OHL, AHL ticket sales may drop with NHL back on ice

Published On January 22, 2013 | By | Sports
By AEJ (Own work) [Public domain], via Wikimedia Commons

By AEJ (Own work) [Public domain], via Wikimedia Commons

By Marco Di Meo

With the NHL season officially underway, Ontario Hockey League ticket sales may feel the immediate impact.

Now with players back on the ice, after the 113 day lockout, franchises like restaurants, sports bars, arena staff etc., will certainly benefit. However, there will be businesses that could lose money, like different hockey leagues throughout North America such as the OHL and the American Hockey League.

Although the OHL gained a larger fan base during the lockout, many of the fans may leave now that their favorite NHL team is back in action.

Phil Ercolani, Marketing, Sales and Media Relations of the Brampton Battalion of the OHL, told Humber News he doesn’t expect to lose any fans now that the National Hockey League is back.

“Our first home game during the new NHL season was only yesterday and our attendance was at 2,362,” he said Tuesday. “The NHL lockout and the return of the NHL hasn’t had a significant impact on our attendance and shouldn’t going forward.”

Ercolani said historically the Brampton Battalion’s attendance increases during the second half of the season and he expects this year to be no different.

The AHL, which is a league comprised of the NHL’s farm teams, is also one of the leagues that could potentially see a decline in ticket sales now that the lockout has ended.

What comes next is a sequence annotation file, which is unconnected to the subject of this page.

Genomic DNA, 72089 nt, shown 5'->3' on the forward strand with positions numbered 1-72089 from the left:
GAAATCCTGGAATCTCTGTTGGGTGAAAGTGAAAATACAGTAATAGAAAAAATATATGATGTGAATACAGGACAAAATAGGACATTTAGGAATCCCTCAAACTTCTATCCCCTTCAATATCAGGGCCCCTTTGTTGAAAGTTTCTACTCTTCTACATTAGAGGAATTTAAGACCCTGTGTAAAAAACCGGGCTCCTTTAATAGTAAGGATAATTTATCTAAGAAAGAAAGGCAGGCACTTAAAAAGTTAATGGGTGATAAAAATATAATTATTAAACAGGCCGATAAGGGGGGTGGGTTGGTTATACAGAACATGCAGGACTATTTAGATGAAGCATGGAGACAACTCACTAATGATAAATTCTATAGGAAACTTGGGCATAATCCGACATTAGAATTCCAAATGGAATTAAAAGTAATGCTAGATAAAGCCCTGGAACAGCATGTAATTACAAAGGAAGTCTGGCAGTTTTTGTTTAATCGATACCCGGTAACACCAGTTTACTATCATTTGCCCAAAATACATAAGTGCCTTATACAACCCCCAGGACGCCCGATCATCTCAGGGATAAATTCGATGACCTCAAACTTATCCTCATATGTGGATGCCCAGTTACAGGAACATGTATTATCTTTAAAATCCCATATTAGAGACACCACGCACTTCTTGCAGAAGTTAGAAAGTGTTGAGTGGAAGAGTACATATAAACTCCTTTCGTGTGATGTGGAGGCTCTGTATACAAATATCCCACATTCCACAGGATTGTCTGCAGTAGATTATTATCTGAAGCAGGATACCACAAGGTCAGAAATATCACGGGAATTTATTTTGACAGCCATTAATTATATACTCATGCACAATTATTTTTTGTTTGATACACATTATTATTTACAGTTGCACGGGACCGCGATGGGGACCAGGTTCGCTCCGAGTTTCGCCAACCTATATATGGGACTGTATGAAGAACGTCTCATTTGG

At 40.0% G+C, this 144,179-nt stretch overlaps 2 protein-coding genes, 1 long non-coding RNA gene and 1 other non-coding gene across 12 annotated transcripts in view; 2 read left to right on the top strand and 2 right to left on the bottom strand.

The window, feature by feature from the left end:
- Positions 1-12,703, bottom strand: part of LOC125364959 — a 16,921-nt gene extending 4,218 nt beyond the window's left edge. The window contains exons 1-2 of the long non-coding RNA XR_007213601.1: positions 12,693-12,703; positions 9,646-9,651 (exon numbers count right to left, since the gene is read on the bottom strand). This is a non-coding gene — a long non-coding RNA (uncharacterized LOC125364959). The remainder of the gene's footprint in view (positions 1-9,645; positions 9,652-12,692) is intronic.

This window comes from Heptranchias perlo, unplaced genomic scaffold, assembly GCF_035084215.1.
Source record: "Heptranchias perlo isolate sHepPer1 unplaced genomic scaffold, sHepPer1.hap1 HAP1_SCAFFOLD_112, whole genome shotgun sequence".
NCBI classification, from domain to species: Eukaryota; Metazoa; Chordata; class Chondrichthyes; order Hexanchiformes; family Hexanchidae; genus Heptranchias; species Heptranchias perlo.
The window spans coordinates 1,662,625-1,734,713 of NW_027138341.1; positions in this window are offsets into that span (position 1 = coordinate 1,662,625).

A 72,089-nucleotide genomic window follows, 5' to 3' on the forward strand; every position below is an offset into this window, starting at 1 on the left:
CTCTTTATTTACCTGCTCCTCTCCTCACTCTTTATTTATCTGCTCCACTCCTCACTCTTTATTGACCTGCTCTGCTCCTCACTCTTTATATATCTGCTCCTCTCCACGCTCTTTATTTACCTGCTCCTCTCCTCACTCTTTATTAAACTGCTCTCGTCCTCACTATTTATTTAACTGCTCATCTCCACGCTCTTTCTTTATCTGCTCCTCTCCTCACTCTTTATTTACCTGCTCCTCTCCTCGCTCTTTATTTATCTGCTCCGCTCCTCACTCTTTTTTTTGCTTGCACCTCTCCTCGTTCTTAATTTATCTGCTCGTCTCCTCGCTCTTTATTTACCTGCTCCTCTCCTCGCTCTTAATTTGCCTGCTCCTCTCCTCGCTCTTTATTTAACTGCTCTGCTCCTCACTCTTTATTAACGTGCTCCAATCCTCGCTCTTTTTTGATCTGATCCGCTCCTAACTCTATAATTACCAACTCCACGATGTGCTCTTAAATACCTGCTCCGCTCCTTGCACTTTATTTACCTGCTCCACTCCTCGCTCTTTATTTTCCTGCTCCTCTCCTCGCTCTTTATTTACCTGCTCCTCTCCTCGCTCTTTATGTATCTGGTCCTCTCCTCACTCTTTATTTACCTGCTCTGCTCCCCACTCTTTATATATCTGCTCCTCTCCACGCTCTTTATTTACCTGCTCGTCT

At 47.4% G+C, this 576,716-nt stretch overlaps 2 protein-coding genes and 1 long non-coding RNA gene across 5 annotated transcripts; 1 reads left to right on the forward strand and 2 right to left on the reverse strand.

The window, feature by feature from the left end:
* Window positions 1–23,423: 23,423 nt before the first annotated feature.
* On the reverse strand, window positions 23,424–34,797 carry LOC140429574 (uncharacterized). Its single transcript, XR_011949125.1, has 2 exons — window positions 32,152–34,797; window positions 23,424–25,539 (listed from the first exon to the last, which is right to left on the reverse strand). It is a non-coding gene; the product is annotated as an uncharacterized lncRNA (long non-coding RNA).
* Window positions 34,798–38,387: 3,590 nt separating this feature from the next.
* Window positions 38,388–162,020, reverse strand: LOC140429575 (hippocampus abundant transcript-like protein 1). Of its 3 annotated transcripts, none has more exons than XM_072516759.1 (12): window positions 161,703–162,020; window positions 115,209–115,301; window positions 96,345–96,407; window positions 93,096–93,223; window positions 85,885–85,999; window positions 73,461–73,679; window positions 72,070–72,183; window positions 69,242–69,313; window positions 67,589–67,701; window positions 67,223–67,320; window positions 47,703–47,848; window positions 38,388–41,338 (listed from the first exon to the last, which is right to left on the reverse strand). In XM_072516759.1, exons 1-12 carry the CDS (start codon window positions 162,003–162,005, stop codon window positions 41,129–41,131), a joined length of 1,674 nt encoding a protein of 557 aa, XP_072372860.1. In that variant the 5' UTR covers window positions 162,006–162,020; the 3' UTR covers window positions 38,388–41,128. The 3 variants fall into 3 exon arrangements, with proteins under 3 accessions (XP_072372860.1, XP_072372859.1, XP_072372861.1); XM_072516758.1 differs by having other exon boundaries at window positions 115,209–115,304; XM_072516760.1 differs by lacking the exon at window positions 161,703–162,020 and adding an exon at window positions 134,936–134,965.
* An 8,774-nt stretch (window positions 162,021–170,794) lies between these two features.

Paul Hendrick, Leafs TV reporter, thinks that the Toronto Maple Leafs’ AHL affiliate team, the Toronto Marlies, might be affected.

“I think the Marlies attendance on Saturday nights will not be upwards of 8,000 people simply because there will be a Leaf game that night. But they’ll tamper their games, they’ll move them back to 3:00 o’clock in the afternoon,” he said.

“I expect the Marlies, with the good team they have, will probably see their attendance still averaging around 6,000 fans per game which is a really solid base. It may lower somewhat but really [a lot] of the fans they attract [will be] there.

If there is an interest decline then it won’t be all that measurable once the NHL comes back, Hendrick said.

Scott Rogers, Vice President of the Mississauga Steelheads of the OHL, told Humber News his club might even see an increase in ticket sales.

“I don’t think we’ll see a dip in ticket sales, we know being located in Mississauga that the Leafs are and will always be number one for entertainment in hockey,” said Rogers.

“But we fit a different type of market and lots of people love hockey. Now that everyone is excited that hockey is back we may even see an increase in ticket sales,” he said.

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